Audi Q4 e-tron vs Mercedes EQA: Which premium electric SUV should you choose?

Audi Q4 e-tron vs Mercedes EQA: Which premium electric SUV should you choose?

Looking for a new premium electric SUV? We pitch two great options against each other

The electric SUV market has really hotted up in recent years, and especially at the premium end of the spectrum. 

There are now offerings from the likes of Volkswagen, Lexus and Volvo, but two of our favourites so far are the Audi Q4 e-tron and Mercedes EQA. They’re set to be very popular additions for the two brands, and they’ve pulled out all the stops to make them as good as possible. 

But where should you put your money, into the Audi or the Mercedes? Let’s put them head-to-head…


Neither the Mercedes or Audi aims to be particularly sporty behind the wheel, so instead these models prioritise comfort and ease of use. 

If you want a slightly more dynamic choice though, the Audi has the edge, as it’s just that bit more involving through the corners. Despite that, the Q4 is also the more refined choice, as it’s quieter on the move, and a perfect choice if you regularly find yourself doing longer motorway trips. 


Signalling these models’ importance, both the EQA ands Q4 are available with a wide choice of powertrains. 

Let’s start with the EQA, as all versions use the same 66.5kWh battery and deliver a range between 250 and 264 miles. There are a raft of power outputs to choose from, though, including the 187bhp front-wheel-drive EQA 250, followed by the four-wheel-drive EQA 300 and 350 models, which put out 225bhp and 288bhp respectively. Choose the latter if you want the best performance, as 0-60mph takes just 5.8 seconds. In terms of charging, all EQAs can manage a 10 to 80 per cent charge in as little as 30 minutes. 

Moving over to the Q4, there are again three options to choose from – the 35, 40 and 50 e-tron. Unlike the EQA, there are two different batteries used, depending on version, with the 35 model using a 52kWh battery that allows for an electric range of 208 miles, along with a 168bhp electric motor. The 40 and 50 e-tron meanwhile use a larger 77kWh battery that allows for a range up to 316 miles, with the rear-wheel-drive 40 producing 201bhp, and the flagship 50 getting all-wheel-drive (thanks to a second electric motor) that allows for 295bhp. This version can also reach 0-60mph in six seconds. Charging times are similar to the Mercedes, too, with a five to 80 per cent charger taking 38 minutes.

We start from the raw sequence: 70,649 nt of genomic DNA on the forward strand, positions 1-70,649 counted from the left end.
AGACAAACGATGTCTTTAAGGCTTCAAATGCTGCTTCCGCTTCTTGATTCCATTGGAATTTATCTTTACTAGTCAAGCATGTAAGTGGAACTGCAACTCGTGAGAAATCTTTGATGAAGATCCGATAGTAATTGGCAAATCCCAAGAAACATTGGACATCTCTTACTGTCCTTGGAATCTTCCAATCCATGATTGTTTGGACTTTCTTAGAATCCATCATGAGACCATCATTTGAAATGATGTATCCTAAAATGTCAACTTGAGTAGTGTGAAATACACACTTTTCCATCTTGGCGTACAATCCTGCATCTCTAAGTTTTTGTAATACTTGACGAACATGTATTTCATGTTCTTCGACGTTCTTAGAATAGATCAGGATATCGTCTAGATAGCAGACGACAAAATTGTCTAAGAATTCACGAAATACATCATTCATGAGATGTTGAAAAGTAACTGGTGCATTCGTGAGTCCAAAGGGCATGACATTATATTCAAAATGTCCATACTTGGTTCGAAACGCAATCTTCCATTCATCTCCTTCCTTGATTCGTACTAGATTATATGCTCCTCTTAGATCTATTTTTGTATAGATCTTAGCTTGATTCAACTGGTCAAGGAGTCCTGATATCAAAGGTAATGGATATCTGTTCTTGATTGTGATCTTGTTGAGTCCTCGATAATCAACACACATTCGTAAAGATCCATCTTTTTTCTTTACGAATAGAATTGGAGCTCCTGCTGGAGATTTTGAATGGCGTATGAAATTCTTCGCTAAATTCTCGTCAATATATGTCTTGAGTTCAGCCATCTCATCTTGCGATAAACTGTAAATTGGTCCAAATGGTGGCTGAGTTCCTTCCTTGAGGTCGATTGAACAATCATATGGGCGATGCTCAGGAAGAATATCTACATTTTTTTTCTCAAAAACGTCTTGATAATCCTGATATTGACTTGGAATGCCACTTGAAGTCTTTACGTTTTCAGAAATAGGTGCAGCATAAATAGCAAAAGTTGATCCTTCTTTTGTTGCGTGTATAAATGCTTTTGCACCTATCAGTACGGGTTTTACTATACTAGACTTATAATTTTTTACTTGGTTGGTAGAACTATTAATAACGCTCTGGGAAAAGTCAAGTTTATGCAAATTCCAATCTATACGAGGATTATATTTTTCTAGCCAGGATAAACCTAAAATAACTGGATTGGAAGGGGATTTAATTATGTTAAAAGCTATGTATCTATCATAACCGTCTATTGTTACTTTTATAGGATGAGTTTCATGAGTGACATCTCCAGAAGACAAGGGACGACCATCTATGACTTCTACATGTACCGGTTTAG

Both of these cars are relatively safe when it comes to styling, though are still very good at conveying the image that Audi and Mercedes are known for. One key difference is that the Q4 is a bespoke Audi, built on a dedicated electric car platform, compared to the EQA that uses the regular Mercedes GLA as its base. 

The EQA does get various ‘electric’ specific elements, including bespoke full-width LED light bars at the front and rear, and smoother-looking bumpers to aid efficiency. Despite this, we personally find the EQA’s design a bit fussy compared to the sleeker and generally more pleasing Q4 e-tron, though this will be down to personal preference. 


The Q4 e-tron is at an immediate advantage when it comes to practicality, as its electric car platform allows for far greater flexibility in the interior, and Audi – as well as sibling Volkswagen Group brands that share this platform – have really used it to their advantage. It also helps that it’s 12cm longer than the Mercedes. 

With vast amounts of rear space, a flat floor in the rear and a 520-litre boot, the Q4 is a hugely practical tool that’s ideal for families. In its own regard the EQA isn’t a bad choice, as there’s still a decent amount of room in the back, but it’s heavily overshadowed here by the Audi. The Mercedes’ 340-litre boot is also very small by class standards, as well as being 100 litres down on the regular GLA. 


You’re unlikely to buy a premium SUV for its value for money, but the Q4 is the more affordable option – prices starting from £43,115 compared to the EQA’s £45,645. That said, you can spend more on the Audi overall, with the flagship Mercedes model here topping out at £54,145, whereas you can spend up to £10,000 more than that on the Audi. With both SUVs, though, the best value can be had at the lower end of the spectrum. 

Both models also get plenty of equipment, with the entry-level Q4 Sport featuring LED front and rear lights, 19-inch alloy wheels, an electric boot, heated front seats, a 10.1-inch touchscreen and 10.25-inch digital instrument cluster. Across to the EQA, which – confusingly – is also called Sport in its cheapest form, with specs closely matching the Audi with its 10-inch touchscreen, 10-inch digital dial screen, man-made heated leather seats and high-performance LED headlights. 


As the premium electric SUV market hots up, this market will only get more competitive. Currently, both models are credible, with their premium looks and well-made interiors, but the best model here is the Audi Q4 e-tron by some margin. 

Not only is it roomier and better to drive, but it’s also marginally cheaper to buy, while the option of the larger 77kWh battery means it can go more than 50 miles further on a charge than the Mercedes. It really is a fantastic choice.

Enquire on a new Audi Q4 e-tron

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